Rarely does a building capture my imagination completely. The first time I saw the Connecticut state capitol in Hartford was one of these moments. The combination of stone, metal, glass and trees that converge here are hard to describe in words. The soaring gold dome in the background almost seems to float above the incredibly ornate detail that goes from sidewalk to spires without a single miss. Just mind-numbing beauty.
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  #63  
Old Posted Jul 11, 2013, 9:58 PM
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Thanks for critique of our state capitol's architecture but its kind of off topic.
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  #64  
Old Posted Jul 11, 2013, 11:38 PM
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The Connecticut and Iowa state houses are absolute gems. My two favorites hands-down. Strongbad, I am in total agreement with you on Connecticut; the first time I saw that building, I was in awe. And its setting at the head of Bushnell Park is serene.
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  #65  
Old Posted Jul 11, 2013, 11:45 PM
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Oregon an and Ohio remind me of the Trocadero or whatever it is in Paris a bit. 1930s fascist / futurist architecture..
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  #66  
Old Posted Jul 11, 2013, 11:50 PM
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The state capitols are the closest we will ever get to having grand European-like architecture, at least when looking at Connecticut and New York's.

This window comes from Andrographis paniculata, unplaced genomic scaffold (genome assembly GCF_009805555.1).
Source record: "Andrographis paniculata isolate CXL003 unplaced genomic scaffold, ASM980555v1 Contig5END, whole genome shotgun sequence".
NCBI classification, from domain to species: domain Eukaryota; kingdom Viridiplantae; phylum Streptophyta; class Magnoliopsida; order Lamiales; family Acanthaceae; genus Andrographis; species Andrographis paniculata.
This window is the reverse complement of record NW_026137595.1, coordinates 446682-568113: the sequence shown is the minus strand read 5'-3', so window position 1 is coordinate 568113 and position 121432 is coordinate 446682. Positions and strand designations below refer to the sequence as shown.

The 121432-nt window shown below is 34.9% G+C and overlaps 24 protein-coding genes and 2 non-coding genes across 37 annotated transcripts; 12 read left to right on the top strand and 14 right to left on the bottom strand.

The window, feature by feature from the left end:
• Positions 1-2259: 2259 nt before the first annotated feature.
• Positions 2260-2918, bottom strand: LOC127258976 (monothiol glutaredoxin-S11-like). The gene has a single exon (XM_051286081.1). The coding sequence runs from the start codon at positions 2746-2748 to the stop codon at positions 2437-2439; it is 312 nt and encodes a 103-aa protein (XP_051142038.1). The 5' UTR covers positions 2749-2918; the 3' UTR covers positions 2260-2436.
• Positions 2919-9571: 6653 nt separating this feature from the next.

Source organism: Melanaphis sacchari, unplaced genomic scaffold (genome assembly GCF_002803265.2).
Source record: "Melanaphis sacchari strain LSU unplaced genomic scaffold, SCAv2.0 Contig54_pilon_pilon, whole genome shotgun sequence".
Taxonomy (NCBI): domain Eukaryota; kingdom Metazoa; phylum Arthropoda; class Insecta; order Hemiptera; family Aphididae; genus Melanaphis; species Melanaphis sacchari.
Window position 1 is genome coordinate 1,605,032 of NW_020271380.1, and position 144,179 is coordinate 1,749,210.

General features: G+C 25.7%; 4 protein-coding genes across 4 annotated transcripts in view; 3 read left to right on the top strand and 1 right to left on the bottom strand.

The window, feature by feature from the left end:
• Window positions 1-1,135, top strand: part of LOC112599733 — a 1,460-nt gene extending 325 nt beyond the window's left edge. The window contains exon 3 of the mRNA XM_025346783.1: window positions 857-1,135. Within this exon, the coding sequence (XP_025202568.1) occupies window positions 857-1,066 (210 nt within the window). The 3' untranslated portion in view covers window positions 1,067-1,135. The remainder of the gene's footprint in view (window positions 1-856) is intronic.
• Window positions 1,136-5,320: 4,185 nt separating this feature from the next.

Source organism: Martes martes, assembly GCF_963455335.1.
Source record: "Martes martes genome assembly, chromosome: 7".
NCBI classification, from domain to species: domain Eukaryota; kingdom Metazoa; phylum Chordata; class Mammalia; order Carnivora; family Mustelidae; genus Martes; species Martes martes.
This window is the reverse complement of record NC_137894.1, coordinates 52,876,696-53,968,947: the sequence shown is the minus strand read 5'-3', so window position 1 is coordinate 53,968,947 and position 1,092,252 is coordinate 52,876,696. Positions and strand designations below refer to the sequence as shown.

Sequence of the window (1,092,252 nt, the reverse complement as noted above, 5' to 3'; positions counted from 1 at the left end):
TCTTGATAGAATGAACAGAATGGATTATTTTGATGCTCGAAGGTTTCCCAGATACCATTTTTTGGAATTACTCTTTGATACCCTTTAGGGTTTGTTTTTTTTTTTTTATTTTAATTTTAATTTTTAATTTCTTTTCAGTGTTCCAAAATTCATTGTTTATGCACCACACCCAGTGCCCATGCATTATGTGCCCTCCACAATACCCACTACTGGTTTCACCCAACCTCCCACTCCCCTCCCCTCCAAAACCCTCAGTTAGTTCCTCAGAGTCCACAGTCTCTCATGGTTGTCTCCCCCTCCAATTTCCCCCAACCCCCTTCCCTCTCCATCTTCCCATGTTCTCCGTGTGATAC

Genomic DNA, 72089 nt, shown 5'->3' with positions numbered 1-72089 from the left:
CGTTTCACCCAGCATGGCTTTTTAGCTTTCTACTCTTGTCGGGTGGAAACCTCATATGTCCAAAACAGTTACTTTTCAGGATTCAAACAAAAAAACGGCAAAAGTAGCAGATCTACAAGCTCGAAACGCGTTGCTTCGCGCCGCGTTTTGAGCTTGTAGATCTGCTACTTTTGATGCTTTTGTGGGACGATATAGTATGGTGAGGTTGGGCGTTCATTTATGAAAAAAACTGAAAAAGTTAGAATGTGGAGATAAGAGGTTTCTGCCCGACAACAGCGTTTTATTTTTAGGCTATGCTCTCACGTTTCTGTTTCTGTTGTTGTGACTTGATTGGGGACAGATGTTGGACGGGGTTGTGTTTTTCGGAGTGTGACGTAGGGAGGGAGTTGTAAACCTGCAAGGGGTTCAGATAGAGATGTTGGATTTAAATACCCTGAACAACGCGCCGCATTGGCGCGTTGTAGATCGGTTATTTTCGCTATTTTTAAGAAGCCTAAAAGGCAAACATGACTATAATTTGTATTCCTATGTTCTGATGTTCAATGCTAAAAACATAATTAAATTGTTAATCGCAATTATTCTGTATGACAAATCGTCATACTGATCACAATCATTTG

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  #67  
Old Posted Jul 12, 2013, 9:16 AM
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Originally Posted by dc_denizen View Post
Oregon an and Ohio remind me of the Trocadero or whatever it is in Paris a bit. 1930s fascist / futurist architecture..
Oregon, maybe like the Trocadero. The Ohio building is based on another Parisian landmark, the Rotonde de la Villette (originally a customs house). From the 1780s, not the 1930s.

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  #68  
Old Posted Jul 12, 2013, 4:12 PM
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The Connecticut and Iowa state houses are absolute gems. My two favorites hands-down.
Agreed, although a joke here in Iowa is that our capitol is the capitol of the State of Overcompensation to make up for all the corn fields.

The building is a gem, but it's also in a rather crappy location with regards to the rest of the city: a mile east of downtown amongst a huge park surrounded by government buildings and then the rather gritty, industrial southeast side.

It is beyond gorgeous inside though:



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  #69  
Old Posted Jul 12, 2013, 9:33 PM
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And now we're getting interiors. This thread is supposed to be about how the capitols engage (or fail to engage) their respective surrounding cities.
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  #70  
Old Posted Jul 13, 2013, 1:09 AM
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Oh dear, that's awful. It looks more like a communist mausoleum or a Mormon armory.